Exercise Enhances Your Brain Function
If we have heard it once, we have heard it many times: exercise is good for us. We can understand that exercise helps keep our body physically healthy as well as manage our weight. It increases our heart rate and circulation, oxygenates our body and puts endorphins into our system, which also help our moods. This need for exercise has become more prominent as our country’s inhabitants become more and more overweight. Diabetes among children has increased drastically. We are leading lives that are more sedentary, eating fast foods that provide convenience for us in our busy lives, and not exercising enough. ABC News reported in 2001 that children were spending 4.8 hours per day in front of TV’s, computers, and video games. Schools are cutting PE from their curriculum. We are hearing the message even if we haven’t changed our lifestyles or taken it very seriously.
But did you know that exercise helps our brain, even protects it? Sitting in front of the T.V. or computer is not going to make us smarter. But getting out and taking a walk or going for a run can actually increase our mental ability. It builds the brain. “Doing” does create a healthy person in both the mind and body.
So how does it happen? Raising your heart rate increases the blood flow to the brain, which gives our brain the nutrients and the oxygen for alertness and mental focus. Aerobic exercise actually grows new brain cells as shown when tested in animals. In neuro-imaging used to observe the effects of exercise on the human brain, researchers found that physical activity changed the brain’s structure and function in ways that improve decision-making. They found increased connections between neurons in parts of the brain that help a person pay better attention. Focus was better and subjects were able to hone in on the relevant information needed to perform tasks.
Walking is especially good for your brain. It increases the amount of blood circulation, oxygen, and glucose that reaches your brain. Because walking isn’t strenuous, your muscles aren’t taking up the extra oxygen and glucose that other exercises may use. It oxygenates your brain so walking may actually “clear your head”. Walking has been shown to improve memory skills and learning with better concentration and abstract reasoning. (Journal of Applied Psychology, October 2000)
And there is a direct correlation between how much you exercise and how it will benefit your brain, showing less cognitive decline with more exercise. This shows a direct relationship between fitness and brain health. It was found that for every extra mile walked per week, there was 13% less chance of cognitive decline. (Yaffe, Geriatric Psychiatry) Another study found that people who practiced a regular regimen of physical exercise and were physically fit had bigger brains than those less active. (National Academy of Science Journal)
Other studies show that running has been found to boost brain cell survival in mice with neurodegenerative disease (similar to Alzheimer’s). When the mice were sedentary, most of the newly born brain cells died. Running “saved” many of these cells. It also reduced the accumulation of molecules associated with Alzheimer’s disease. Running is a brain boost in the area of the hippocampus which is in the part of the brain that is linked to memory and learning and is affected by Alzheimers. (Nature, Aug 20, 1998)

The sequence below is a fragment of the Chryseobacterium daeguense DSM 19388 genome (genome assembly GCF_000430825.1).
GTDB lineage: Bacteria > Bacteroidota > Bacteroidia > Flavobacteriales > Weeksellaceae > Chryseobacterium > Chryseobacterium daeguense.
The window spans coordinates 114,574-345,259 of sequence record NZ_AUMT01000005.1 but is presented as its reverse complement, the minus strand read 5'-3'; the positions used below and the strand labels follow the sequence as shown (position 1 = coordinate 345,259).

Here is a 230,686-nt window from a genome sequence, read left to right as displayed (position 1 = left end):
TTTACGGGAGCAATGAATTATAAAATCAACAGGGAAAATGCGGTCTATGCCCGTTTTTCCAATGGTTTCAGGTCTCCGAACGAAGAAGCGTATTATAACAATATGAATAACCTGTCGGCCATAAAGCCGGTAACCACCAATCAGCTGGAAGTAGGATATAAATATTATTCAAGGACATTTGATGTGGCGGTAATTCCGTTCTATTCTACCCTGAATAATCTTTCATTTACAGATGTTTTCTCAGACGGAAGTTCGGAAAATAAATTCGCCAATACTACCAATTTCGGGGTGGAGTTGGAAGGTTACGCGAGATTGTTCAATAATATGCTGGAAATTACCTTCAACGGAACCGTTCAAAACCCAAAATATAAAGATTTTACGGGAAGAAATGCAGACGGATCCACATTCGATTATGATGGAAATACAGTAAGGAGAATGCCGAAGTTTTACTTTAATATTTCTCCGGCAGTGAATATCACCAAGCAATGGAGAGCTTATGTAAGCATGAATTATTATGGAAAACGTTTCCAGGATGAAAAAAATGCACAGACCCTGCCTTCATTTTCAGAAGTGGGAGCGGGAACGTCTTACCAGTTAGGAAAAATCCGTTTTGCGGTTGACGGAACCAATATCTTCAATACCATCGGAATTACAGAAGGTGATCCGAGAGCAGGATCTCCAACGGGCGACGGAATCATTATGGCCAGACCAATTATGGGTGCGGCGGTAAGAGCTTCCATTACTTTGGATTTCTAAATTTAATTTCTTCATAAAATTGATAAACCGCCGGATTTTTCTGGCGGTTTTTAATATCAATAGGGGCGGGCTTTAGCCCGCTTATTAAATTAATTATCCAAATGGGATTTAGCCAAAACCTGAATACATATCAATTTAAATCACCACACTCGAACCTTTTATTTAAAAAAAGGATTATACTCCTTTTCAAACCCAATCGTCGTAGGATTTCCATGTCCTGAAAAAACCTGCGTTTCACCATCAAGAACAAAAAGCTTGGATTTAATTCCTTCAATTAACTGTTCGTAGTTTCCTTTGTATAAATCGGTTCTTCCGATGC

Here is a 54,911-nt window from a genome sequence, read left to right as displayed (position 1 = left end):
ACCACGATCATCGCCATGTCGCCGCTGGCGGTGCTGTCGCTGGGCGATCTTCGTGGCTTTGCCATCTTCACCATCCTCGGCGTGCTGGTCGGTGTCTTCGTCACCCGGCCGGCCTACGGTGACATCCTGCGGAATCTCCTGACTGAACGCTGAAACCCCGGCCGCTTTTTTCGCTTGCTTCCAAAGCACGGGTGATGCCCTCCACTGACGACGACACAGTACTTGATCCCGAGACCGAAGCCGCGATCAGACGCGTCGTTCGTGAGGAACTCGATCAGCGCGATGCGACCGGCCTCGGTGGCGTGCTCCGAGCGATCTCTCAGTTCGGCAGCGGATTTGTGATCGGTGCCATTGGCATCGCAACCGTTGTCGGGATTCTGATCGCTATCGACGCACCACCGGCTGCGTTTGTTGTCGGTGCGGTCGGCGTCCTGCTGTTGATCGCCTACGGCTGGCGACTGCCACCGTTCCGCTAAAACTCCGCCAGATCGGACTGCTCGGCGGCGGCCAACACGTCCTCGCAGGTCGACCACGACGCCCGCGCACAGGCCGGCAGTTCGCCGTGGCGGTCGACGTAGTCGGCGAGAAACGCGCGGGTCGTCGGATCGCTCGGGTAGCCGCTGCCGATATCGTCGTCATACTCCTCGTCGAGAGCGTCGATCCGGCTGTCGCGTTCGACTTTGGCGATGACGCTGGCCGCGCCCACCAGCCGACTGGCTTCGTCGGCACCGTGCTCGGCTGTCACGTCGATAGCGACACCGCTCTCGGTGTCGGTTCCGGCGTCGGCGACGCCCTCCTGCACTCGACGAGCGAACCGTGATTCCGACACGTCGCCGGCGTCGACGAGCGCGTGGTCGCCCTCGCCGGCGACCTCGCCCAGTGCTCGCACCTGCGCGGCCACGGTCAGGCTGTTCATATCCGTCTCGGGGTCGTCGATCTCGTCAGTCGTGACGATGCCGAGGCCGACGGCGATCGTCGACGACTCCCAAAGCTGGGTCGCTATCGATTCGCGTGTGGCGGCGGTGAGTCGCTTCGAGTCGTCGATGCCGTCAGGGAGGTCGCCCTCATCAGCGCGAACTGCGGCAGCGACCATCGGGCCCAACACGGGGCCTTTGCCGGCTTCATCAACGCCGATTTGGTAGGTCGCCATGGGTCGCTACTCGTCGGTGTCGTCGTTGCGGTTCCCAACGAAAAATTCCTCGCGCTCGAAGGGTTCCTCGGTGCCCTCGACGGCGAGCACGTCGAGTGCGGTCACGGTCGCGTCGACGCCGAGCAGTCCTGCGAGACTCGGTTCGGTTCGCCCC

Physical exercise also has a protective effect on the brain and its mental processes. It stimulates the body to fight stress that normally occurs in the brain.
Mental health providers are aware of this and are using exercise to help increase the attention span in children with attention deficit disorder (Dr. John Ratey, Harvard Medical School). He admits that it comes as a big surprise that physical activity is a big promoter for keeping our brains healthy and adaptive. Schools may need to rethink their position on eliminating physical education from the children’s day. Exercise helps the brain to focus. Researchers from the University of Illinois found that increased oxygen to the brain improved the brain’s ability to focus its attention on everyday tasks and goals.
So with the start of school, perhaps it would be good to add a 15 minute run to your child’s daily schedule before they sit down to do their homework. And while you are implementing this, perhaps you, as the parent, want to join them!
Barclay, L (2006) Exercise may have neuroprotective effect. Retrieved August 2006 from http://medscape.com.
Journal of Applied Psychology, October 2000.
Kotulak, R. (2006) Exercise for the body is food for brain. Retrieved August 2006 from http//www.ediets.com.
National Academy of Science Journal
Nature, Aug 20, 1998.
Ratey, J Harvard Medical School.
The Human Brain. (2006, August). The Franklin Institute from www.fi.edu/brain.
Warner, J. (2006) Exercise keeps the brain fit. Retrieved August 2006 from http://www.webmd.com.
ABOUT THE AUTHOR
Janie Pfeifer Watson
Licensed Independent Clinical Social Worker
Licensed Independent Mental Health Practitioner
- Janie Pfeifer Watson, LICSW, is the founder and director of Wholeness Healing Center, a mental health practice in Grand Island, Nebraska with remote sites in Broken Bow and Kearney. Her expertise encompasses a broad range of areas, including depression, anxiety, attachment and bonding, coaching, couples work, mindfulness, trauma, and grief. She views therapy as an opportunity to learn more about yourself as you step more into being your authentic self. From her perspective this is part of the spiritual journey; on this journey, she serves as a mirror for her clients as they get to know themselves—and, ultimately, to love themselves.
LATEST ARTICLES BY Janie Pfeifer Watson
Sign up to receive the latest mental health tips and inspiration